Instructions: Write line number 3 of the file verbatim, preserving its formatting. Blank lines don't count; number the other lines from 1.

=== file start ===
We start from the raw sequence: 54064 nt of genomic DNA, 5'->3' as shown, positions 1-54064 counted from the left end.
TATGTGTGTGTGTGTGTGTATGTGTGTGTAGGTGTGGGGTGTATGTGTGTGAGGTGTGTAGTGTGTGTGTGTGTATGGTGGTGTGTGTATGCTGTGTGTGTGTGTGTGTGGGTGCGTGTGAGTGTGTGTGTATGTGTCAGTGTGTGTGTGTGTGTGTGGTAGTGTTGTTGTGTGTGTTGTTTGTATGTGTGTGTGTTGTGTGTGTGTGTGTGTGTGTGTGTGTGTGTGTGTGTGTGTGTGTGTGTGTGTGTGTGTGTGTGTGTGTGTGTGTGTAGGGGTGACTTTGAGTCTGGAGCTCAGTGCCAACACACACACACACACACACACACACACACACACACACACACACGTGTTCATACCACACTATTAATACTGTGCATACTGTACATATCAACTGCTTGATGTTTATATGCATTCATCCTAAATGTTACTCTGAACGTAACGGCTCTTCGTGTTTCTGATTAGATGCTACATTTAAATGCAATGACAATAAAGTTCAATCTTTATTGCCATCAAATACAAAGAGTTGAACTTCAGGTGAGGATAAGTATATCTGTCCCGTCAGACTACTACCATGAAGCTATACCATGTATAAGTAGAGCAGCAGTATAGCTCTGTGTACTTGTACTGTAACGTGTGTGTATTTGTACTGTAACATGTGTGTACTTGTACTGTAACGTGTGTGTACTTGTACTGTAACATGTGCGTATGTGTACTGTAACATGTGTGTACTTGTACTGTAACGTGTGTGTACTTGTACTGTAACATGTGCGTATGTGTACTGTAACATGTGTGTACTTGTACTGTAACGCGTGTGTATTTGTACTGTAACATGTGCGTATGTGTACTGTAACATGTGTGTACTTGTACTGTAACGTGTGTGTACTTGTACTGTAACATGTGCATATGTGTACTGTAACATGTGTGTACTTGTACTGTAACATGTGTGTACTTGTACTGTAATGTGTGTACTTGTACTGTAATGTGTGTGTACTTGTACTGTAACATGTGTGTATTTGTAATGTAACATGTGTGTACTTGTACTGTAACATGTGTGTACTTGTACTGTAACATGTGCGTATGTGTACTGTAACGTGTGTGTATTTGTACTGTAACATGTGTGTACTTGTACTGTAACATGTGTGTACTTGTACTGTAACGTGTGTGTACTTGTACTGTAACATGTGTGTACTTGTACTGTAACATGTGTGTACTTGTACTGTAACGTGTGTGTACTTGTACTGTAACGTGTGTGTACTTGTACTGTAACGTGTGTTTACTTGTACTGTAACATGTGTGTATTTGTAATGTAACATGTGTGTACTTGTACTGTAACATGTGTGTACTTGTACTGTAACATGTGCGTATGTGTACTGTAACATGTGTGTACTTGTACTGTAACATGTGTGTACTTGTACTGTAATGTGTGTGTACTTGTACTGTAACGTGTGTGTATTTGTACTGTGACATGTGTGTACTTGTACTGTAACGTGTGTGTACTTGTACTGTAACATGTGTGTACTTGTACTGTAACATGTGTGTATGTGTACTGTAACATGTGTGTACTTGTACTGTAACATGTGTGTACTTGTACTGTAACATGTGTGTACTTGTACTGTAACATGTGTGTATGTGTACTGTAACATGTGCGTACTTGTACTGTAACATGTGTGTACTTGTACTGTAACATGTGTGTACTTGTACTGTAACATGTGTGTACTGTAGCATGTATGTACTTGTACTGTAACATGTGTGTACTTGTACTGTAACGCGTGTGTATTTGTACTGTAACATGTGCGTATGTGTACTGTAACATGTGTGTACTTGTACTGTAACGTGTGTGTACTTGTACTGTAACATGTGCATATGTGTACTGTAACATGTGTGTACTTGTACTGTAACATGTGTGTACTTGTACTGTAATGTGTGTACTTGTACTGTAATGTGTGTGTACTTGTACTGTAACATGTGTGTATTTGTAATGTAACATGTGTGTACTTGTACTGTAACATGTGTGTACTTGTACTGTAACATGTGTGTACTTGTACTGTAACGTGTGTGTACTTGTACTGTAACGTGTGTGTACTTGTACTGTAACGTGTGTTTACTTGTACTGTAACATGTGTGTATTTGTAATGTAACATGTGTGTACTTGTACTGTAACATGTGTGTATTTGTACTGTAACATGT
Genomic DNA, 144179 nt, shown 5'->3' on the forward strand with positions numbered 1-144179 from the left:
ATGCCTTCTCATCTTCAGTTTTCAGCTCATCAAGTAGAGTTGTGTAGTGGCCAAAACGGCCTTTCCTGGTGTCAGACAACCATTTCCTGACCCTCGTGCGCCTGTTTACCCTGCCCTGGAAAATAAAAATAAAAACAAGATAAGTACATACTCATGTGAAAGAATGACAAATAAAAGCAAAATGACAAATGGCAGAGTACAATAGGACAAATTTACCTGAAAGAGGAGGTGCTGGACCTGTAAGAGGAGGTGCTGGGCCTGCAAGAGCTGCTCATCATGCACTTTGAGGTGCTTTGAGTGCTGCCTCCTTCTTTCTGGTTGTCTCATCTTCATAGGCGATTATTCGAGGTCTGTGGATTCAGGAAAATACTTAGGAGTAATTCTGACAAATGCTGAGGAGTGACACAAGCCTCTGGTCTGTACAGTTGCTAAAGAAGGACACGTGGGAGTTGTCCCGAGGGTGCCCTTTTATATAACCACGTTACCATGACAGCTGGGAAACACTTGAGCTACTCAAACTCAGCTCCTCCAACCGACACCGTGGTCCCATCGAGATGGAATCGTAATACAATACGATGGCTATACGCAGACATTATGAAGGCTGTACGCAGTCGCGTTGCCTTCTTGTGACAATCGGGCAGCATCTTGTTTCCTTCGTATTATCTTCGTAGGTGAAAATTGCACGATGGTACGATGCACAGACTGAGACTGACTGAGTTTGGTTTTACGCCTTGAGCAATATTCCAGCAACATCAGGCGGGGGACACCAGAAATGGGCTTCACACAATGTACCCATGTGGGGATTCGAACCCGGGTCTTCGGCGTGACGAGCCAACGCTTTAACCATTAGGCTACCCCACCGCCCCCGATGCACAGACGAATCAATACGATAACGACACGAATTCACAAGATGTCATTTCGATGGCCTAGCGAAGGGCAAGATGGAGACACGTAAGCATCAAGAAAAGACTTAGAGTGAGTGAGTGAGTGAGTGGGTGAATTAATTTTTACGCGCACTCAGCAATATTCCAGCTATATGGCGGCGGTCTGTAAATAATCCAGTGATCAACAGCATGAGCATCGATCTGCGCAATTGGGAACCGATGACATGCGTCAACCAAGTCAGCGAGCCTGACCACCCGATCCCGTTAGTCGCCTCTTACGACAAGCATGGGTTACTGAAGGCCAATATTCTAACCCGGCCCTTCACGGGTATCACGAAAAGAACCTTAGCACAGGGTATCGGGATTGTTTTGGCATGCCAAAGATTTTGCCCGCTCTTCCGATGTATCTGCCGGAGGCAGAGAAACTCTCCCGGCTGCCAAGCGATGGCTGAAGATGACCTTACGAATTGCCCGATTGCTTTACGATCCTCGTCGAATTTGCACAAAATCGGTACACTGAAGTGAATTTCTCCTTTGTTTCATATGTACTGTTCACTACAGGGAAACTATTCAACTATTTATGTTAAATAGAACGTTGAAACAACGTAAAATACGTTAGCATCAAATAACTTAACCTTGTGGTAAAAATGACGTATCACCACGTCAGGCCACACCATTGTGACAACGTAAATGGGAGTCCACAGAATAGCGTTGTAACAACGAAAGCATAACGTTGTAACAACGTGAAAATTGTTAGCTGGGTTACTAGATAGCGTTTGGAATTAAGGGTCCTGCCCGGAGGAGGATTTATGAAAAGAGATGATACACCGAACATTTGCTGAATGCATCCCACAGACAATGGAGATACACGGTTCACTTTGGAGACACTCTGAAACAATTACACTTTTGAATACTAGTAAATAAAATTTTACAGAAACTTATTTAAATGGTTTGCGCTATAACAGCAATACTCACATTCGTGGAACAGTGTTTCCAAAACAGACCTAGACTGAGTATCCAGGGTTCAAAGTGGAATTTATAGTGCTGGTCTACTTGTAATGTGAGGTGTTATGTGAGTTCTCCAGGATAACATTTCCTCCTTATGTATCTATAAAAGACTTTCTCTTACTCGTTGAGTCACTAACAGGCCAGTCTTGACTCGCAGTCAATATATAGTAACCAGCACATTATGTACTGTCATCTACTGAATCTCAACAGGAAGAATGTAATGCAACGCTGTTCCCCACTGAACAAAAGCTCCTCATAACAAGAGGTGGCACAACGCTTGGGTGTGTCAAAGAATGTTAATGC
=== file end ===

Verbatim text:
Genomic DNA, 144179 nt, shown 5'->3' on the forward strand with positions numbered 1-144179 from the left: